For all of the talent on Duke’s roster, there was no guarantee they would make the Final Four. After going 12-0 in non-conference play, Duke opened the ACC season with a 2-2 record, including a 12-point loss at NC State and a 16-point drubbing in Cameron at the hands of a Miami team that went on to the NIT. It looked like a carbon copy of the season before, when an offensively-minded group led by a freshman from Chicago (Jabari Parker instead of Jahlil Okafor) struggled on defense before being upset in the first round by Mercer. The difference this time around was that Mike Krzyzewski made a proactive line-up switch, inserting Matt Jones into the starting line-up for Amile Jefferson and going 4-out around Okafor.

The move replaced a 6’9 power forward who couldn’t shoot 3’s or guard smaller perimeter players (Jefferson) with a 6’5 3-and-D wing (Jones). All of a sudden, Okafor, Justise Winslow and Tyus Jones were playing in a lot more space on offense. Just as important, it moved Winslow from a position as a big SF to a small PF, allowing him to take advantage of his edge in speed against bigger and slower frontcourt players, none of whom could punish Winslow for his lack of size on the other end of the floor. You can imagine the move as an NCAA version of Steve Kerr taking David Lee out of the starting line-up for Draymond Green.

We saw the full benefits of the move in the Elite Eight. Duke was able to outlast Gonzaga 66-52 despite a subpar performance from Okafor, who was held to only 10 points by the Zags' massive frontline. Coach K’s team won thanks to their defense, most notably a strong performance from Winslow, who was matched up with Kyle Wilter, a 6’10 stretch 4. At 6’7 230 with a 6’10 wingspan, Winslow was a rock in the low post, pushing Wiltjer away from the basket and never allowing him to get comfortable. A Duke team that struggled with defense has become a lock-down outfit. They can slide Winslow and Matt Jones to almost any combination of players from the 1-4 positions, removing a lot of the defensive pressure on Okafor, Tyus Jones and Quinn Cook.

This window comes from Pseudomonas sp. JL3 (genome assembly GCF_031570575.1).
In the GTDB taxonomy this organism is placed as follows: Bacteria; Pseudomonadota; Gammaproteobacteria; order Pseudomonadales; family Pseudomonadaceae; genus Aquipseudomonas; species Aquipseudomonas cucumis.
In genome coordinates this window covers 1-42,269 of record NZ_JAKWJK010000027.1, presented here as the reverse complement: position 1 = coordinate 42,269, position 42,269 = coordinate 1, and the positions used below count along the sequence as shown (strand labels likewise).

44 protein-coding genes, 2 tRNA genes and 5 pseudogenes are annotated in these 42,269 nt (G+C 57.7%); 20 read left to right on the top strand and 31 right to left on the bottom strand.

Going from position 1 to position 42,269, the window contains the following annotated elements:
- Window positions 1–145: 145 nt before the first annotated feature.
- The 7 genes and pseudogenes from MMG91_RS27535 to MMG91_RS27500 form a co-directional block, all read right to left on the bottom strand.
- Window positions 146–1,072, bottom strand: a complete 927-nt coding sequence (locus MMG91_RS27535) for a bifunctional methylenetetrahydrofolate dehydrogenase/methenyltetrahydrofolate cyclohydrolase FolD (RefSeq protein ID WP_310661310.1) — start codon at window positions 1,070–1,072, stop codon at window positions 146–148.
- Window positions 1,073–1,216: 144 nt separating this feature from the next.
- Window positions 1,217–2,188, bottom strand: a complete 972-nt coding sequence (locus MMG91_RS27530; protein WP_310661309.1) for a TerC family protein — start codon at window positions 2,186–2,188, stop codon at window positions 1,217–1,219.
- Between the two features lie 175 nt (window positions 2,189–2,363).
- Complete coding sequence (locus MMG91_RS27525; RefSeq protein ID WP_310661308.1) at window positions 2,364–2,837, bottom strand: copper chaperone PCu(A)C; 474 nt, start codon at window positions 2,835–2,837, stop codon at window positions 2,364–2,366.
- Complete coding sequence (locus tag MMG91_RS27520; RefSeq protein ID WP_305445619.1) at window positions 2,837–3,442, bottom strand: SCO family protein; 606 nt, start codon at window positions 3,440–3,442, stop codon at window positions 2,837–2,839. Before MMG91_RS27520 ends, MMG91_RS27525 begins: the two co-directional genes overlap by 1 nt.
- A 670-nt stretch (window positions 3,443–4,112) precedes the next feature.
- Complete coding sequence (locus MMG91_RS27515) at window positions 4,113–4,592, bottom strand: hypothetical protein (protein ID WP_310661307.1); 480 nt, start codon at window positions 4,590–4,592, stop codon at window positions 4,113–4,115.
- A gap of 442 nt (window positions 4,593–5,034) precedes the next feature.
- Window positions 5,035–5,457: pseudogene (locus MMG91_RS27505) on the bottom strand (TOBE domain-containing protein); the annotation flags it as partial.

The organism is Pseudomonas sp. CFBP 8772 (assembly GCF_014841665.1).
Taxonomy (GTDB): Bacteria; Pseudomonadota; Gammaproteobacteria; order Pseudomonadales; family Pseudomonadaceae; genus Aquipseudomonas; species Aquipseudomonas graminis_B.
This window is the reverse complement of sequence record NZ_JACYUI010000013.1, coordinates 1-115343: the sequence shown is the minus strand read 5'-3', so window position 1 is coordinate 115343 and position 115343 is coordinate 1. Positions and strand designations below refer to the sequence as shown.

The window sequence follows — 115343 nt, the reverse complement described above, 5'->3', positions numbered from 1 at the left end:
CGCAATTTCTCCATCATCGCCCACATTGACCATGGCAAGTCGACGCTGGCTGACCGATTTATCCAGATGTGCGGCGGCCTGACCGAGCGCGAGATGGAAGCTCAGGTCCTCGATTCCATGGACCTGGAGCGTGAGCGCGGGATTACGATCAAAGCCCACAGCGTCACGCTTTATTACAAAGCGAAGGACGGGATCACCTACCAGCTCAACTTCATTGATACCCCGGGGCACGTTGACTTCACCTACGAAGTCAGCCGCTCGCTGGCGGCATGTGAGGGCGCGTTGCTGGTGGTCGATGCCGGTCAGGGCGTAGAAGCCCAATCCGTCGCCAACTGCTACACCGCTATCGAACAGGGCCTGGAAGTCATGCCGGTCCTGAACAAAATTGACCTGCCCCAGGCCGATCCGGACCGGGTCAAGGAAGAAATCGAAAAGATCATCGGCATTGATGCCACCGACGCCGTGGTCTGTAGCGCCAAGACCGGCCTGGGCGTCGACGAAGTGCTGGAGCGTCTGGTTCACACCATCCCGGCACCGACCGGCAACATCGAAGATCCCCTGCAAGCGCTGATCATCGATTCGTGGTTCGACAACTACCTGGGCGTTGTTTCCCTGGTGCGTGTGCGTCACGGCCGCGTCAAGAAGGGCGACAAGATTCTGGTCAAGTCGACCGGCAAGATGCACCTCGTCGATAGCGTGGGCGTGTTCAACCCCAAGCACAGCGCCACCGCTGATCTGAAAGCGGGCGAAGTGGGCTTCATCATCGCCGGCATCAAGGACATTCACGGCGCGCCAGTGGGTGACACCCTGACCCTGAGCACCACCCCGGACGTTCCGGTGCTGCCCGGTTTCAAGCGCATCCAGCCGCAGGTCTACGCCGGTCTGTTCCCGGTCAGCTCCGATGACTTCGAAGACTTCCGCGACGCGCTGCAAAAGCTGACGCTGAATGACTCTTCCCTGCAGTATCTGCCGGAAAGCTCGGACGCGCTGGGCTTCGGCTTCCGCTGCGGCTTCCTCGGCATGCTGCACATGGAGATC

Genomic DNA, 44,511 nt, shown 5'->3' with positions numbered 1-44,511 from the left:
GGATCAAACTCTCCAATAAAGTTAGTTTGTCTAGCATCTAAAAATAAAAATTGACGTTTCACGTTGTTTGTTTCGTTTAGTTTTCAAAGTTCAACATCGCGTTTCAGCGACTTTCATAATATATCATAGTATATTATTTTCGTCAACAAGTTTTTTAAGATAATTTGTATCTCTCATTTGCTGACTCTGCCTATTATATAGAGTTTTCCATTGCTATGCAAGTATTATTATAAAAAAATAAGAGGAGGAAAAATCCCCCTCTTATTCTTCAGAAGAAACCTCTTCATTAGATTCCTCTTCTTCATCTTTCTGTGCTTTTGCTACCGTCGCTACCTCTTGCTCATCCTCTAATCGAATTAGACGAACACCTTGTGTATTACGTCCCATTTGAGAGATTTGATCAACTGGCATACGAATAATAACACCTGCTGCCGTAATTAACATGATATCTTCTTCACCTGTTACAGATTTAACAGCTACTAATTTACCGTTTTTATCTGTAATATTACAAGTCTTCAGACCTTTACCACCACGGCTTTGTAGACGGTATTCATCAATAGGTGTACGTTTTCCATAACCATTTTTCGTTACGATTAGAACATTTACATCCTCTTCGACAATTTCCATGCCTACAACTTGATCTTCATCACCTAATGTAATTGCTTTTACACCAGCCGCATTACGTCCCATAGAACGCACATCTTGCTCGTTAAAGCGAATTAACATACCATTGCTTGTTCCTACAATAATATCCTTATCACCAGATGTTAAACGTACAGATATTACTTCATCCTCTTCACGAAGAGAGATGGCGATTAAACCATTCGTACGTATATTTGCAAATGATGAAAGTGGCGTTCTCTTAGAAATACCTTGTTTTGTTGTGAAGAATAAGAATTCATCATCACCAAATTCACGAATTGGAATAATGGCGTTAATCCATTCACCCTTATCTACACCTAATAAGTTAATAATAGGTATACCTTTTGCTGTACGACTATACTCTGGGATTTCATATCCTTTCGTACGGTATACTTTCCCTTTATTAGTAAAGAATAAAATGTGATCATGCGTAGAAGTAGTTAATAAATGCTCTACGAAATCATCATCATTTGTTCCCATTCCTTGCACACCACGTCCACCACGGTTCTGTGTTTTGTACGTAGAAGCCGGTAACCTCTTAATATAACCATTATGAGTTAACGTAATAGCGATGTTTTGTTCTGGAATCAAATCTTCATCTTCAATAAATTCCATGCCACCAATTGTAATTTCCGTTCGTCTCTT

The move has also done wonders for Winslow’s draft stock, as he has gone from a late lottery pick to a guy who could be taken in the Top 5. His numbers have risen dramatically over the last two months, in large part because Coach K put him in a position to succeed on both sides of the floor. One guy who has slipped in comparison is Arizona freshman Stanley Johnson and it’s instructive to see the difference in how they were deployed by their respective coaches.

Johnson never got the opportunity to play 1-on-1 too much at Arizona. Sean Miller’s team did a terrible job of spreading the floor all season and it came back to haunt them in the Elite Eight. They lost 85-78 to Wisconsin in a game where they were outscored +30 at the three-point line. While Bo Ryan’s team played four and five three-point shooters for most of the game, Arizona often fielded lineups where Johnson was the only shooter on the floor.

Kaleb Tarczewski, their starting C, is still a fairly raw big man and he can’t space the floor outside of 10+ feet.

Brandon Ashley was supposed to be an ersatz stretch 4, but he ended up taking less than one per game over the course of his junior season. Rondae Hollis-Jefferson is a notoriously bad three-point shooter who can be left open outside of the paint. TJ McConnell, their starting PG, was their second best three-point shooter after Johnson at 32%.